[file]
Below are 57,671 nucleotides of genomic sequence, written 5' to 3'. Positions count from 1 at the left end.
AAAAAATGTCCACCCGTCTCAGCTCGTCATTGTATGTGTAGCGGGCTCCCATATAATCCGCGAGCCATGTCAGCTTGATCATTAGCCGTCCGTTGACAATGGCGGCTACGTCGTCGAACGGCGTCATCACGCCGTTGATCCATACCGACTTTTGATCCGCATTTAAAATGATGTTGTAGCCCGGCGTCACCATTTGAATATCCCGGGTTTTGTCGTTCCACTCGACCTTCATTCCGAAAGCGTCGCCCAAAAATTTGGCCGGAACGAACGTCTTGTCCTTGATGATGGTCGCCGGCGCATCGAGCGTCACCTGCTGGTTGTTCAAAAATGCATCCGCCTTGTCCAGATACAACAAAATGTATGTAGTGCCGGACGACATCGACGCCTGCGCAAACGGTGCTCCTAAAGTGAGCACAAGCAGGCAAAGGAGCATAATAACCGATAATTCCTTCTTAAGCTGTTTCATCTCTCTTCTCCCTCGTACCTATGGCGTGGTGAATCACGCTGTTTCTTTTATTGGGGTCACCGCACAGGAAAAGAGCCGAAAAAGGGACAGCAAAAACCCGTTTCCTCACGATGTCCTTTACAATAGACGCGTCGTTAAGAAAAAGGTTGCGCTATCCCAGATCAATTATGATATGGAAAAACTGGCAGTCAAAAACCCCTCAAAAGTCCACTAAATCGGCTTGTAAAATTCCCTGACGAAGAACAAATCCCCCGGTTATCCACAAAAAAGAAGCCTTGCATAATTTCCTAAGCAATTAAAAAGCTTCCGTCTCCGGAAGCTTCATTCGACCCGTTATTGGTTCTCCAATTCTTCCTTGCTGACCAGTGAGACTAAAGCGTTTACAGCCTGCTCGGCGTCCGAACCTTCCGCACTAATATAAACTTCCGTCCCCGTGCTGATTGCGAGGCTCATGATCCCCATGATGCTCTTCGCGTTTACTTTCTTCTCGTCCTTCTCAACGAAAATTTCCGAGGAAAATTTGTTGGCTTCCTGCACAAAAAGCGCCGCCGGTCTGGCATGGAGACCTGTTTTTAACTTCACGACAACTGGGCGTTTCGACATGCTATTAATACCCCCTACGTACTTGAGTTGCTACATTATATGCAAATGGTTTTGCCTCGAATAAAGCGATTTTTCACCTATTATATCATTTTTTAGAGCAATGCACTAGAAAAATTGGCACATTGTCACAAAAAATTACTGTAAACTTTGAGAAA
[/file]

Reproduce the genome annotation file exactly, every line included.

Below are 57,671 nucleotides of genomic sequence, written 5' to 3'. Positions count from 1 at the left end.
AAAAAATGTCCACCCGTCTCAGCTCGTCATTGTATGTGTAGCGGGCTCCCATATAATCCGCGAGCCATGTCAGCTTGATCATTAGCCGTCCGTTGACAATGGCGGCTACGTCGTCGAACGGCGTCATCACGCCGTTGATCCATACCGACTTTTGATCCGCATTTAAAATGATGTTGTAGCCCGGCGTCACCATTTGAATATCCCGGGTTTTGTCGTTCCACTCGACCTTCATTCCGAAAGCGTCGCCCAAAAATTTGGCCGGAACGAACGTCTTGTCCTTGATGATGGTCGCCGGCGCATCGAGCGTCACCTGCTGGTTGTTCAAAAATGCATCCGCCTTGTCCAGATACAACAAAATGTATGTAGTGCCGGACGACATCGACGCCTGCGCAAACGGTGCTCCTAAAGTGAGCACAAGCAGGCAAAGGAGCATAATAACCGATAATTCCTTCTTAAGCTGTTTCATCTCTCTTCTCCCTCGTACCTATGGCGTGGTGAATCACGCTGTTTCTTTTATTGGGGTCACCGCACAGGAAAAGAGCCGAAAAAGGGACAGCAAAAACCCGTTTCCTCACGATGTCCTTTACAATAGACGCGTCGTTAAGAAAAAGGTTGCGCTATCCCAGATCAATTATGATATGGAAAAACTGGCAGTCAAAAACCCCTCAAAAGTCCACTAAATCGGCTTGTAAAATTCCCTGACGAAGAACAAATCCCCCGGTTATCCACAAAAAAGAAGCCTTGCATAATTTCCTAAGCAATTAAAAAGCTTCCGTCTCCGGAAGCTTCATTCGACCCGTTATTGGTTCTCCAATTCTTCCTTGCTGACCAGTGAGACTAAAGCGTTTACAGCCTGCTCGGCGTCCGAACCTTCCGCACTAATATAAACTTCCGTCCCCGTGCTGATTGCGAGGCTCATGATCCCCATGATGCTCTTCGCGTTTACTTTCTTCTCGTCCTTCTCAACGAAAATTTCCGAGGAAAATTTGTTGGCTTCCTGCACAAAAAGCGCCGCCGGTCTGGCATGGAGACCTGTTTTTAACTTCACGACAACTGGGCGTTTCGACATGCTATTAATACCCCCTACGTACTTGAGTTGCTACATTATATGCAAATGGTTTTGCCTCGAATAAAGCGATTTTTCACCTATTATATCATTTTTTAGAGCAATGCACTAGAAAAATTGGCACATTGTCACAAAAAATTACTGTAAACTTTGAGAAA